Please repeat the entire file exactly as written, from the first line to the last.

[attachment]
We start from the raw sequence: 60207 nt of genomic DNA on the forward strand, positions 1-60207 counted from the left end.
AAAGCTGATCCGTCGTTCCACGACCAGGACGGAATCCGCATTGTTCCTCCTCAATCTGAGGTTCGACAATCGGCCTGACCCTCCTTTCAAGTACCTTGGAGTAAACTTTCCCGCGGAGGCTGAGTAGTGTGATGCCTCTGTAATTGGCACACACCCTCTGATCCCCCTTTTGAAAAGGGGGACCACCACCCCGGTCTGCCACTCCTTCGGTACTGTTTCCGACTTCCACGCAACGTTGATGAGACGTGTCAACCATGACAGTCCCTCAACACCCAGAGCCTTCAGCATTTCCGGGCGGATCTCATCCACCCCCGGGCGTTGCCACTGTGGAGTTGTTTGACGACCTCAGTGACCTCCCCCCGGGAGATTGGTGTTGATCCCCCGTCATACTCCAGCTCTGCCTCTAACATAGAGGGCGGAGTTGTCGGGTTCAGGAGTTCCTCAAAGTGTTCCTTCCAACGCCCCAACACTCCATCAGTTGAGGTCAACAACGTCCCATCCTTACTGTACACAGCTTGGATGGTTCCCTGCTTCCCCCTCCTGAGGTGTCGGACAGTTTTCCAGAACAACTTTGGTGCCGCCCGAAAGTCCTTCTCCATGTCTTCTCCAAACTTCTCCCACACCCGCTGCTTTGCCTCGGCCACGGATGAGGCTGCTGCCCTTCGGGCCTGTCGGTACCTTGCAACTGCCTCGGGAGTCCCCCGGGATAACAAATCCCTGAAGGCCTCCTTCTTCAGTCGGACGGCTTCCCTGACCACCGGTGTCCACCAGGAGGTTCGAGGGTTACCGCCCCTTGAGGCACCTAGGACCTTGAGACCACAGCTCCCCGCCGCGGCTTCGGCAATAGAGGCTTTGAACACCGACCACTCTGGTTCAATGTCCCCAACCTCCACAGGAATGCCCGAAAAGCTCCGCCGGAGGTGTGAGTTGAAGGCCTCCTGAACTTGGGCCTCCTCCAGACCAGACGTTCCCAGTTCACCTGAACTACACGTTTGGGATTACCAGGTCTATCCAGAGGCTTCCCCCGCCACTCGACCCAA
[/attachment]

We start from the raw sequence: 60207 nt of genomic DNA on the forward strand, positions 1-60207 counted from the left end.
AAAGCTGATCCGTCGTTCCACGACCAGGACGGAATCCGCATTGTTCCTCCTCAATCTGAGGTTCGACAATCGGCCTGACCCTCCTTTCAAGTACCTTGGAGTAAACTTTCCCGCGGAGGCTGAGTAGTGTGATGCCTCTGTAATTGGCACACACCCTCTGATCCCCCTTTTGAAAAGGGGGACCACCACCCCGGTCTGCCACTCCTTCGGTACTGTTTCCGACTTCCACGCAACGTTGATGAGACGTGTCAACCATGACAGTCCCTCAACACCCAGAGCCTTCAGCATTTCCGGGCGGATCTCATCCACCCCCGGGCGTTGCCACTGTGGAGTTGTTTGACGACCTCAGTGACCTCCCCCCGGGAGATTGGTGTTGATCCCCCGTCATACTCCAGCTCTGCCTCTAACATAGAGGGCGGAGTTGTCGGGTTCAGGAGTTCCTCAAAGTGTTCCTTCCAACGCCCCAACACTCCATCAGTTGAGGTCAACAACGTCCCATCCTTACTGTACACAGCTTGGATGGTTCCCTGCTTCCCCCTCCTGAGGTGTCGGACAGTTTTCCAGAACAACTTTGGTGCCGCCCGAAAGTCCTTCTCCATGTCTTCTCCAAACTTCTCCCACACCCGCTGCTTTGCCTCGGCCACGGATGAGGCTGCTGCCCTTCGGGCCTGTCGGTACCTTGCAACTGCCTCGGGAGTCCCCCGGGATAACAAATCCCTGAAGGCCTCCTTCTTCAGTCGGACGGCTTCCCTGACCACCGGTGTCCACCAGGAGGTTCGAGGGTTACCGCCCCTTGAGGCACCTAGGACCTTGAGACCACAGCTCCCCGCCGCGGCTTCGGCAATAGAGGCTTTGAACACCGACCACTCTGGTTCAATGTCCCCAACCTCCACAGGAATGCCCGAAAAGCTCCGCCGGAGGTGTGAGTTGAAGGCCTCCTGAACTTGGGCCTCCTCCAGACCAGACGTTCCCAGTTCACCTGAACTACACGTTTGGGATTACCAGGTCTATCCAGAGGCTTCCCCCGCCACTCGACCCAA